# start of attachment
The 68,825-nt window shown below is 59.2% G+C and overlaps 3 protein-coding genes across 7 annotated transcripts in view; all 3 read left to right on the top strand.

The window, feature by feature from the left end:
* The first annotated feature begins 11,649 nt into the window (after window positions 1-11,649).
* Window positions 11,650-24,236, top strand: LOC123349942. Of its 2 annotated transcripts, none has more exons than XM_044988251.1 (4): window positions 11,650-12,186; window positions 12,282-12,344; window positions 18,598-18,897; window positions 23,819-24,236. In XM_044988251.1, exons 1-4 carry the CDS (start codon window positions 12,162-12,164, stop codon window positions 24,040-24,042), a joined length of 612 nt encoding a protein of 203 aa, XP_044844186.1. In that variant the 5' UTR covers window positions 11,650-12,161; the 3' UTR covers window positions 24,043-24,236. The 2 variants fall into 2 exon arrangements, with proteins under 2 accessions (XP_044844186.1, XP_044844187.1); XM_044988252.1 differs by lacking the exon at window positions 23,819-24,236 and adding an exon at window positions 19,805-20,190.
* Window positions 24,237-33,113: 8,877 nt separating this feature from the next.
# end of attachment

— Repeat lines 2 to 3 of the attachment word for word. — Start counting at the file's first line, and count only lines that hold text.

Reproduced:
The window, feature by feature from the left end:
* The first annotated feature begins 11,649 nt into the window (after window positions 1-11,649).